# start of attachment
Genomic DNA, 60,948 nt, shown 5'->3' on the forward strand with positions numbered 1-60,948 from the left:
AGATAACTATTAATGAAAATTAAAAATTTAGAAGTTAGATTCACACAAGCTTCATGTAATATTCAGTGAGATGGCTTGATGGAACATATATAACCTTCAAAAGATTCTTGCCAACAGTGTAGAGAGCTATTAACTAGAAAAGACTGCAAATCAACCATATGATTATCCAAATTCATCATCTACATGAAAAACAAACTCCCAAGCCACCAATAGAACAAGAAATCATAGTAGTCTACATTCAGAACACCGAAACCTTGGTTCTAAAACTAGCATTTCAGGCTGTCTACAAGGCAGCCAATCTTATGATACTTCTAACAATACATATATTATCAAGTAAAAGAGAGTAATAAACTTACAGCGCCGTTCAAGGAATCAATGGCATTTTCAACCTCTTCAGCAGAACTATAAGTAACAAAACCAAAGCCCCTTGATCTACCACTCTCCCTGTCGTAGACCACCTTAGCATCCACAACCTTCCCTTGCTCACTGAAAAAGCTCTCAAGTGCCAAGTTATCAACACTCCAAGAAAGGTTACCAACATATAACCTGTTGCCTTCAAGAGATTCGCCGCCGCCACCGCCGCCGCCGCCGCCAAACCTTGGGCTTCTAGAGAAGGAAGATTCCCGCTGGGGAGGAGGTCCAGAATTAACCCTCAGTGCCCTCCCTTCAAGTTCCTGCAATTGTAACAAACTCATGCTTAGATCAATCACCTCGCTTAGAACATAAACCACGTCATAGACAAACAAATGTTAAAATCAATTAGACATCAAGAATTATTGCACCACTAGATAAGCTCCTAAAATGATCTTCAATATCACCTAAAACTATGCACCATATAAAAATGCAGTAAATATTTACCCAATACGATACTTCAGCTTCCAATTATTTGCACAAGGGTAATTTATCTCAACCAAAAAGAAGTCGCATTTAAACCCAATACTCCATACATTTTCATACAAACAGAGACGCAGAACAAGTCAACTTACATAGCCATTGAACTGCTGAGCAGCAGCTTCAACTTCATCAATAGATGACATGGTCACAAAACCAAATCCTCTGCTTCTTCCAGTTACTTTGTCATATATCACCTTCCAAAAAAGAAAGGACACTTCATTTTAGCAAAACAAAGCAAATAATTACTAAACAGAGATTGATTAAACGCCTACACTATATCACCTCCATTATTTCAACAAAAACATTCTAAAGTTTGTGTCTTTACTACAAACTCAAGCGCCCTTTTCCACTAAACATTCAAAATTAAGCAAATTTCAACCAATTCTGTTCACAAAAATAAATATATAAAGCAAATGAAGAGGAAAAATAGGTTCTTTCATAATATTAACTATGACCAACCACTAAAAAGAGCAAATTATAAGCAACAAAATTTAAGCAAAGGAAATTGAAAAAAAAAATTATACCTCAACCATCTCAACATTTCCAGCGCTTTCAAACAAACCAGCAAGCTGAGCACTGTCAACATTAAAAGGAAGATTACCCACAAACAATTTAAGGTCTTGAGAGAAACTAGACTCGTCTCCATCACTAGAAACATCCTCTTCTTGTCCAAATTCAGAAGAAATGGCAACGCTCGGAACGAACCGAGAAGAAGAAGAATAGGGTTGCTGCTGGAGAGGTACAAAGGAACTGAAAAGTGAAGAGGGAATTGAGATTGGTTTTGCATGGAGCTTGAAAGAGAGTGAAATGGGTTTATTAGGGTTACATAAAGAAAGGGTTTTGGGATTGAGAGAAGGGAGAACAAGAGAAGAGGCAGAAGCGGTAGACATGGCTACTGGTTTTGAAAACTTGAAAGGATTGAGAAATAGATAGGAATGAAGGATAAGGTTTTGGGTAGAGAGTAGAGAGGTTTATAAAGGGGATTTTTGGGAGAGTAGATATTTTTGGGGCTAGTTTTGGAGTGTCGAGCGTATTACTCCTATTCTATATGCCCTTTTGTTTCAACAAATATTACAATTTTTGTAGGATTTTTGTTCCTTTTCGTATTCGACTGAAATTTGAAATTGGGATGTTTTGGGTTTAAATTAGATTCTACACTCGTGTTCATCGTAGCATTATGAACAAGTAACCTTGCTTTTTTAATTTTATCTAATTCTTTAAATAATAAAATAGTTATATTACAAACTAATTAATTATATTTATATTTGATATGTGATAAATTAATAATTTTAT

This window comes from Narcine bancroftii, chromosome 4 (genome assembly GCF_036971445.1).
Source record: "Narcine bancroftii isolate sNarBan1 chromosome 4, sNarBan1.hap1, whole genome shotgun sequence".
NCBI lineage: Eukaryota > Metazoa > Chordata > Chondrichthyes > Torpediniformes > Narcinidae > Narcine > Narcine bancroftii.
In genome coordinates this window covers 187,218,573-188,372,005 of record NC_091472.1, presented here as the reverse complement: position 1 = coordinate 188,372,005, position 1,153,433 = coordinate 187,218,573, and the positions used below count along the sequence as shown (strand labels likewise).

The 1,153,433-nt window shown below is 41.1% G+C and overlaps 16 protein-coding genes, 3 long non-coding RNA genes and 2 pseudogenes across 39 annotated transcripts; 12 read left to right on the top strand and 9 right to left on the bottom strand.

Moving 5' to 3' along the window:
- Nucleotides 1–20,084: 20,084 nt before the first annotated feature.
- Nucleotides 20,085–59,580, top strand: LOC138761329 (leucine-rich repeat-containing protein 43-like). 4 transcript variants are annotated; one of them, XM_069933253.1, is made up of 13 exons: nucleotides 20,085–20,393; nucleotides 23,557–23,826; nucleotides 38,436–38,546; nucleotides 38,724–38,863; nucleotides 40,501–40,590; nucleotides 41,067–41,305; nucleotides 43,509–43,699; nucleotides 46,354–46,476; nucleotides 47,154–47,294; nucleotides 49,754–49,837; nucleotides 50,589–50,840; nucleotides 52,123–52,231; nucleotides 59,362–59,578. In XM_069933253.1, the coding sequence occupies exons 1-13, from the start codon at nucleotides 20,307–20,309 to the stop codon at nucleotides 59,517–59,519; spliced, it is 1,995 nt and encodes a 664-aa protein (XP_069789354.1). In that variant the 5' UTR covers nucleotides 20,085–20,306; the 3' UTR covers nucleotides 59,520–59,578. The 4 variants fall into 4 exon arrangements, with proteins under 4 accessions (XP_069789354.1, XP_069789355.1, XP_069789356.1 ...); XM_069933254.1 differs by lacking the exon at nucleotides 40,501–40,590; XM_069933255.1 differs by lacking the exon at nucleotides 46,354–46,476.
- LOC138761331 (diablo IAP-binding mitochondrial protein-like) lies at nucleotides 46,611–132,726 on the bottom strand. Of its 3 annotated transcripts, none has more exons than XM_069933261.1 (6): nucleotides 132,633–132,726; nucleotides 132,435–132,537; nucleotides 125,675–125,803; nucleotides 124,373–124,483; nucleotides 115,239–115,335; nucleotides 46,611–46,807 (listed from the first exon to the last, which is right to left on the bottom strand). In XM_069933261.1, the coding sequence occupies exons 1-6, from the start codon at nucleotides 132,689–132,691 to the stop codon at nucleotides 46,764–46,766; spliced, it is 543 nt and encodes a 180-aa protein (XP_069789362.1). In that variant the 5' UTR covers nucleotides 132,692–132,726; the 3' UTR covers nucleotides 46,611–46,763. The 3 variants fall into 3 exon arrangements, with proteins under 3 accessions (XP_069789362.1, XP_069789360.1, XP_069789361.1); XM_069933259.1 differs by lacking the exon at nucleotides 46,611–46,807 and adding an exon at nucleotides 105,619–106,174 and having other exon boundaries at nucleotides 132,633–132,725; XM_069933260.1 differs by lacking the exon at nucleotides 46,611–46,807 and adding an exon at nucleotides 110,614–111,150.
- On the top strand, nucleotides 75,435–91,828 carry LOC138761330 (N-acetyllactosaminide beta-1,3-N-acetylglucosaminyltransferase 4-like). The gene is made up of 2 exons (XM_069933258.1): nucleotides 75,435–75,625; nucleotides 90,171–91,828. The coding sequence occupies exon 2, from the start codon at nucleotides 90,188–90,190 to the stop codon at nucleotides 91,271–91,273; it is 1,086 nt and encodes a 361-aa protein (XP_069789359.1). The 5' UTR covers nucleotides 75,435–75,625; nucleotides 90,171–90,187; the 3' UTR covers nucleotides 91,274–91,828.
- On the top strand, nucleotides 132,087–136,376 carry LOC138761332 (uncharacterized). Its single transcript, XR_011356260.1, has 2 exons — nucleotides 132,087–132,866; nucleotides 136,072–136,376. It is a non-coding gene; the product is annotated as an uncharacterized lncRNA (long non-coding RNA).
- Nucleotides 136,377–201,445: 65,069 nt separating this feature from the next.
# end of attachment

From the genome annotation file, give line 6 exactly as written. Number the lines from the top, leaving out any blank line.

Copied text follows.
In genome coordinates this window covers 187,218,573-188,372,005 of record NC_091472.1, presented here as the reverse complement: position 1 = coordinate 188,372,005, position 1,153,433 = coordinate 187,218,573, and the positions used below count along the sequence as shown (strand labels likewise).